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Hopkins is hypocritical on academic freedom

On Sept. 26, an interdisciplinary cohort of students, faculty and staff at Johns Hopkins University answered President Ronald Daniel's call to join the conversation on academic freedom, which he wrote, "deserves dialogue and debate" ("Hopkins welcomes debate on academic freedom," Feb. 26). After months of planning, our "Teach-in for Gaza" was coming to fruition with a schedule of prominent academics.

A smaller group sent a letter of invitation and request to President Daniels and Provost Robert Lieberman. Our aims were modest: to ask for their support through attendance, a contribution to offset the costs of live streaming, and/or approving our event to be broadcast on JHU's official UStream. The provost responded with platitudes expressing support for academic freedom while also rejecting our invitation. We have yet to receive any response from the president.

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I hope the president's silence is not born of cowardice but more akin to my own inability to express the despair and helplessness I felt when watching the unapologetic razing of Gaza from afar. The Russell Tribunal concluded that over 50 days, Israel had once again decimated Gaza's infrastructure, killing 2,188 Palestinians and injuring 11,231.

Though bereft of words and hope for a time, I began work to bring such an event to JHU. Even before "Operation Protective Edge," the impulses for such a teach-in were already in place.

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On December 23, 2013, President Daniels and Provost Lieberman e-mailed an official statement to the JHU community. The statement represented not only a rejection of the American Studies Association's support of the academic boycott of Israel but it disallowed critical discourse. Messrs. Daniels and Lieberman fell in line with the mass of American university presidents by unilaterally rejecting the ASA's decision on behalf of the JHU community. Communal dialogue on the issue would have represented an opportunity for the very "exchange of ideas" and expression of the "intellectual heart" of university life that they claimed to be defending.

The recent assault on Gaza, the continued occupation of Palestine, as well as the proliferation of misinformation, calls upon each of us to (re)evaluate our own assumptions, biases and commitments. At a university that lacks the resources and commitment to offer its students adequate study of the peoples, cultures, and languages of the Middle East and North Africa, what can we expect other than gross distortion, impotent posturing, and feigned interest?

There is a long history of nonviolent forms of resistance, including the academic boycott, in the global movement against Apartheid in South Africa. In the 1980s, JHU students formed the Coalition for a Free South Africa, which was part of the larger DC Coalition Against Racism and Apartheid. We hope to emulate the spirit of these movements and invite the participation of all. As engaged members of JHU, we will continue to participate in critical discussions and offer forums in which we might learn, question, and act.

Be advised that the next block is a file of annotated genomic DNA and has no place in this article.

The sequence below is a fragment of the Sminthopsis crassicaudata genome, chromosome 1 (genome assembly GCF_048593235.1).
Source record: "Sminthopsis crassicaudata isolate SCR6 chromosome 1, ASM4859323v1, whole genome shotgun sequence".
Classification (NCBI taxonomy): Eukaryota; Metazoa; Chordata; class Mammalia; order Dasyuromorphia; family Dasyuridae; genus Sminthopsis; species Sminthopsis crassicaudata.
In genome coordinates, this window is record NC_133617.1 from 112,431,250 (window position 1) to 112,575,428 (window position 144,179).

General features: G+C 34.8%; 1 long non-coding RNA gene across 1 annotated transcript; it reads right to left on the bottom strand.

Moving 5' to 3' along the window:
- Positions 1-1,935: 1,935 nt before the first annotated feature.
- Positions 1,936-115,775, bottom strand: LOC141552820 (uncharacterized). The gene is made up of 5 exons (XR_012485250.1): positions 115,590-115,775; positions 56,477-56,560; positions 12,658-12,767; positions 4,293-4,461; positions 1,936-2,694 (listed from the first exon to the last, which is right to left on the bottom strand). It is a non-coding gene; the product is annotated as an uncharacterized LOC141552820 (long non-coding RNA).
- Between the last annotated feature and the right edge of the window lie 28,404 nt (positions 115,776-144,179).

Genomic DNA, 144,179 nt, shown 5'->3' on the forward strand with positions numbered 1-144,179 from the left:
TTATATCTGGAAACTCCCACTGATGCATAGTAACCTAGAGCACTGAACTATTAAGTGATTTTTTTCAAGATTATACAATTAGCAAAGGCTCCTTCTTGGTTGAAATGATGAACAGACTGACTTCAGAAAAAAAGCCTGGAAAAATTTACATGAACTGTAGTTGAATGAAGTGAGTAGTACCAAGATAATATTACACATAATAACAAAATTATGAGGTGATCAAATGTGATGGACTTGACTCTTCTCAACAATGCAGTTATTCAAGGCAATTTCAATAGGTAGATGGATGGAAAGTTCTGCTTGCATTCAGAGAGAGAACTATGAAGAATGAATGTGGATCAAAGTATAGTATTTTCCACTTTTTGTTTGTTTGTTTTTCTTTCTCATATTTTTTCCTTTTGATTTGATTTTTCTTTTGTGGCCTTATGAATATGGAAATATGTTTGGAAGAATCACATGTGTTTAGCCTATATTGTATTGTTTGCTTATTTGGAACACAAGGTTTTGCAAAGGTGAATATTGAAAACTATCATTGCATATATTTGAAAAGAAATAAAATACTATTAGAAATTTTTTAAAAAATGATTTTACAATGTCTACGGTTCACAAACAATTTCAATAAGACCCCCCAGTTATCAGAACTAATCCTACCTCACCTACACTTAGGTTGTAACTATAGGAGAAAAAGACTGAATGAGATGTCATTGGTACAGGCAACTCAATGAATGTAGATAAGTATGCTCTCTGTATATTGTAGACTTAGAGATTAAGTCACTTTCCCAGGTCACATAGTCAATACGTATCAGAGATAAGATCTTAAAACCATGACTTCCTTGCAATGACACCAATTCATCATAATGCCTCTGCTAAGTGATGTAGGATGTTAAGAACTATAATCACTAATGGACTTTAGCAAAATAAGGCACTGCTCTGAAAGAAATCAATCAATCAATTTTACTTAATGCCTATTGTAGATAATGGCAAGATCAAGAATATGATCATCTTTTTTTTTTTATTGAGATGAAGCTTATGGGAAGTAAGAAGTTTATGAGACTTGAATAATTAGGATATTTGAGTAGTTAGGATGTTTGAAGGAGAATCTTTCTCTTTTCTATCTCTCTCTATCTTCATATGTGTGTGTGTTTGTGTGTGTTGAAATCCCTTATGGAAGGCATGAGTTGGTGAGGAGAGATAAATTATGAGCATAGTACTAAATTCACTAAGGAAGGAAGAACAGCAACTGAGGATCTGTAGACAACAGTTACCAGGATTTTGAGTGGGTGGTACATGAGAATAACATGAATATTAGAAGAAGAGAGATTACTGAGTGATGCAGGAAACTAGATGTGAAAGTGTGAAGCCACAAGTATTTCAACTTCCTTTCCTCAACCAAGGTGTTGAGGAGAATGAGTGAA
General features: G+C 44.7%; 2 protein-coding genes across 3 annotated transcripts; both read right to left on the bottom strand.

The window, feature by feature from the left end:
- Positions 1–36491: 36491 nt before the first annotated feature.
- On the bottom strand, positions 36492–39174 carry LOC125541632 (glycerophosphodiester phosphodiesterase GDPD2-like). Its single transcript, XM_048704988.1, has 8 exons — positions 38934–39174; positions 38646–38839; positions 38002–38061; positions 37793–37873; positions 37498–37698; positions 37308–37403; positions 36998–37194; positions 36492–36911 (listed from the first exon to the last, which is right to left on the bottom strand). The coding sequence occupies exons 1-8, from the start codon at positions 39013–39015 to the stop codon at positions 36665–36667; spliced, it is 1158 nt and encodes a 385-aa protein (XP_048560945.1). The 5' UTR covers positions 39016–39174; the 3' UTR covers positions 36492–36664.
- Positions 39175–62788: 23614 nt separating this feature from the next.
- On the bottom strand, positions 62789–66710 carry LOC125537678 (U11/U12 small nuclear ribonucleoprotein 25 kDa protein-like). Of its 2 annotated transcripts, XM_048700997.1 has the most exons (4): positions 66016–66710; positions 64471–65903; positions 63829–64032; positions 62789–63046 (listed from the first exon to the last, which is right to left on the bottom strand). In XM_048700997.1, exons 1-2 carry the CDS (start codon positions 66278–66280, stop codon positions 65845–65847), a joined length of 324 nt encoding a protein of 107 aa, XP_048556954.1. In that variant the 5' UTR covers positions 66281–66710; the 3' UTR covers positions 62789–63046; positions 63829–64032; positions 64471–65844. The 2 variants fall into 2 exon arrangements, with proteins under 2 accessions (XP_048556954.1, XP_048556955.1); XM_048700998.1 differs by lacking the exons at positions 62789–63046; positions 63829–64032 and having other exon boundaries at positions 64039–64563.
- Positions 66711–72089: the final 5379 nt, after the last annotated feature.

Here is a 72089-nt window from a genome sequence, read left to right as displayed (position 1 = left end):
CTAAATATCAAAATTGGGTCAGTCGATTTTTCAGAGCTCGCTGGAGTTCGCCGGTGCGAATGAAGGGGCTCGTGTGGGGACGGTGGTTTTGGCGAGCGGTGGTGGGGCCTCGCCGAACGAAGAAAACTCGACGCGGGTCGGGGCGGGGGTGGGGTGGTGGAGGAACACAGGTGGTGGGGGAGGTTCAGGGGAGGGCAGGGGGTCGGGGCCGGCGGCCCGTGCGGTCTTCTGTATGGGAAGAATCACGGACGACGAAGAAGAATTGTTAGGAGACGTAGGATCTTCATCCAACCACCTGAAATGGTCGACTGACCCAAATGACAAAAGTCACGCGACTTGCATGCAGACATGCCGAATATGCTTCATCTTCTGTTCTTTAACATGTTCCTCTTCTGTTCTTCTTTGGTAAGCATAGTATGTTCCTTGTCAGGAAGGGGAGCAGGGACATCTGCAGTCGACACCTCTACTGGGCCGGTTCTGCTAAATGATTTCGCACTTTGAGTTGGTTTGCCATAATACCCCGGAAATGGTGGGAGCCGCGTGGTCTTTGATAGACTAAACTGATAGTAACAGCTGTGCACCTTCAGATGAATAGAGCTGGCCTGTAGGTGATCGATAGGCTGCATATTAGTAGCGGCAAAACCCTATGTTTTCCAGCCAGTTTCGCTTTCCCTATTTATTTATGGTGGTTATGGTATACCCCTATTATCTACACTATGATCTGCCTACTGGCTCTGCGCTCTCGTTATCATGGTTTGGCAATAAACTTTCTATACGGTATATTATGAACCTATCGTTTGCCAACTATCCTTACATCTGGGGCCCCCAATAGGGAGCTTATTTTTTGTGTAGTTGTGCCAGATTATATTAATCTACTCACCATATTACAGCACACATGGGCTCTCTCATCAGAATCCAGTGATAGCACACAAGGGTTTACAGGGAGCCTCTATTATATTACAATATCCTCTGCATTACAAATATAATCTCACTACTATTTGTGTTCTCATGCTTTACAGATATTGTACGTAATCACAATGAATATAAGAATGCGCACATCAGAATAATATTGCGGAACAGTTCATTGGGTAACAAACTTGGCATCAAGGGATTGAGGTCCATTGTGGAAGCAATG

Following anthropologist Marshall Sahlins and the teach-in movement that he and his colleagues at the University of Michigan initiated as a form of protest against the Vietnam War, we have forged the very space for discussion of the academic boycott that the JHU administration denied us. Our invited faculty presenters will offer their own insights, field questions, and help our community scrutinize Israel's recent military action, the longue durée of colonialism, the military occupation of Palestine, as well as explore the means by which we may resist such wanton violence and everyday forms of hegemony and domination enacted upon the Palestinian people.

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Though anticipating resistance on campus, which has been plentiful, I was surprised by the attempts at intimidation — including e-mails and phone calls — directed at public signatories of the anthropologists' call for the academic boycott of Israel. Interestingly, even those mobilized to harass were severely misinformed of the historical significance of the academic boycott and its focused aim. It is not meant to be generalizably punitive; rather it is to undertake a boycott of those Israeli institutions that "actively or passively accept a status quo that condones and expands the occupation, violates international law, enforces military control and denies Palestinian rights to self-determination," as Professor Ann L. Stoler writes in her powerful endorsement, "By Colonial Design."

In closing, I again invite President Daniels to attend our teach-in and participate in a dialogue with the community that he is very much a part and for which he claims to speak. I'll even save him a seat.

Mariam Banahi, Baltimore

The writer is a doctoral candidate in Anthropology at the Johns Hopkins University.

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